Monday, March 01, 2004


Now I'm worried . . .

When the world says, "Stupid networks? Yawn. How could it be any other way?" what will I do? Now, seven years after The Rise of the Stupid Network, David Passmore and the rest of the stodgy (make that "respectable") crowd over at Business Communications Review (BCR) are beginning to say the same kinds of things that wild-eyed Isenberg was saying in 1997. Here comes the end of my career as network revolutionary :-(

David Passmore used to have a charming shtick where he'd debate himself. The topic was something like, "Managed Networks vs. Big Bandwidth." He would battle himself to a draw, citing more efficient use of facilities on the one hand and lower management overhead on the other. But he'd forget innovation, which is, after all, the key success of The Stupid Network. The first time I heard Passmore's shtick, over lunch at one of the early Telecosms, I upbraided him for this from the floor in the Q & A. Maybe it worked. Now he's got it (see his Feb 2004 BCR column, "Are Smart Networks Dumb?")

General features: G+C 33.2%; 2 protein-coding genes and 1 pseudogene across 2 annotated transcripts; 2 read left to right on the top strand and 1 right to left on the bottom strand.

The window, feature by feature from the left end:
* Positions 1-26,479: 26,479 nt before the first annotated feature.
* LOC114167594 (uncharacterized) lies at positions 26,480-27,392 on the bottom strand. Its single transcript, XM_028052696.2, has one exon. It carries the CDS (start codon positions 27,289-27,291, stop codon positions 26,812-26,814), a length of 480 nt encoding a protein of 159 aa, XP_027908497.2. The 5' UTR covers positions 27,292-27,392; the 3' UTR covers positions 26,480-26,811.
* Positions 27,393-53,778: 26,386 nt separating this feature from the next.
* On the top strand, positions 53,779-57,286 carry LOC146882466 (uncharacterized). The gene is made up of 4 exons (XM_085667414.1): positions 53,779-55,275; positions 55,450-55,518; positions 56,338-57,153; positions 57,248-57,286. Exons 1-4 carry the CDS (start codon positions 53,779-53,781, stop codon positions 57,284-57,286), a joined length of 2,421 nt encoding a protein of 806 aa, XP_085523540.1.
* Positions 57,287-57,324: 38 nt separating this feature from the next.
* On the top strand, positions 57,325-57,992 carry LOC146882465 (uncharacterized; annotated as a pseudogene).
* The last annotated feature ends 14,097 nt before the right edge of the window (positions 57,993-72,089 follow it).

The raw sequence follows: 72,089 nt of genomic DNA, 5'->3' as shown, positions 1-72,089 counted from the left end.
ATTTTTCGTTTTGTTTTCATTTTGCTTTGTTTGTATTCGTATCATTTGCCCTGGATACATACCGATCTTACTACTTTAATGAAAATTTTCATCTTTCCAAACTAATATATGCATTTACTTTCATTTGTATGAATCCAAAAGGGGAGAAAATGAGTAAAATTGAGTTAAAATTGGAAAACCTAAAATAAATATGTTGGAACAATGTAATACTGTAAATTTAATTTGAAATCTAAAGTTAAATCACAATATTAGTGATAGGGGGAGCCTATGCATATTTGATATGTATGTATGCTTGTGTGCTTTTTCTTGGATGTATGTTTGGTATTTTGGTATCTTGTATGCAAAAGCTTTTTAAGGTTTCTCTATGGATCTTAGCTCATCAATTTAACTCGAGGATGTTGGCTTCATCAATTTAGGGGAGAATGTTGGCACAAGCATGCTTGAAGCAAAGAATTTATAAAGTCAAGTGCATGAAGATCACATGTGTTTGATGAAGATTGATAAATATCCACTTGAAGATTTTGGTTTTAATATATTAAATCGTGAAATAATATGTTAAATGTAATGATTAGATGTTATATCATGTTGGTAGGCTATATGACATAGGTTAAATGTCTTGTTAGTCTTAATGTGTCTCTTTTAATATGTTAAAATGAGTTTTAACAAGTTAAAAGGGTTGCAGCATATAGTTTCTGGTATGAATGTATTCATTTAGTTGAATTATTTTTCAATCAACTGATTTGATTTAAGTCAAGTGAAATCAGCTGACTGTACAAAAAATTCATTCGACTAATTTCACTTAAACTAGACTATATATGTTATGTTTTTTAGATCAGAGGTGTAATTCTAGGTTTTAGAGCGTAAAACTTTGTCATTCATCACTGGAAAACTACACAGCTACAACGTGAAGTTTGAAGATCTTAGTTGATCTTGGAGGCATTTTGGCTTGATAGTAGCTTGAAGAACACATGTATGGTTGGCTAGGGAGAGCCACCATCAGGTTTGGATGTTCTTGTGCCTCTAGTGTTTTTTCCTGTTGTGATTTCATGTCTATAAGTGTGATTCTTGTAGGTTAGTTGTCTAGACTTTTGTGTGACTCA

All good rhetoricians need a stalking horse. Passmore uses Cisco. He writes:
[T]he concept of Cisco’s IIN goes totally counter to “the Internet way” of building networks. For years, the Internet and IP networks in general have been based on the “end-to-end principle:” Keep networks as simple as possible, with most intelligence and functionality at the edges. This principle says that the job of an IP network should be just to route packets to the correct destination.
And then, Passmore shows that he *really does* get it:
The rationale for placing smarts only at the edge is simple: It fosters new services and application deployment. By attaching an additional server to the network edge, anyone can make a new network application or service available, usually without extensive network operator coordination. The infrastructure can easily accommodate unforeseen new applications.
Of course, Passmore (with a little help from my former AT&T colleague Andrew Odlyzko) thought up all these stupid network ideas himself. I was lucky to be mentioned in this month's BCR editor's memo. (I still can't believe that when my work appeared in BCR in June 2002, they actually forgot to list it in the Table of Contents!) When the wisdom of stupid networks becomes "common sense," I'll be lucky to have a footnote in history.

Comments: Post a Comment

This page is powered by Blogger. Isn't yours?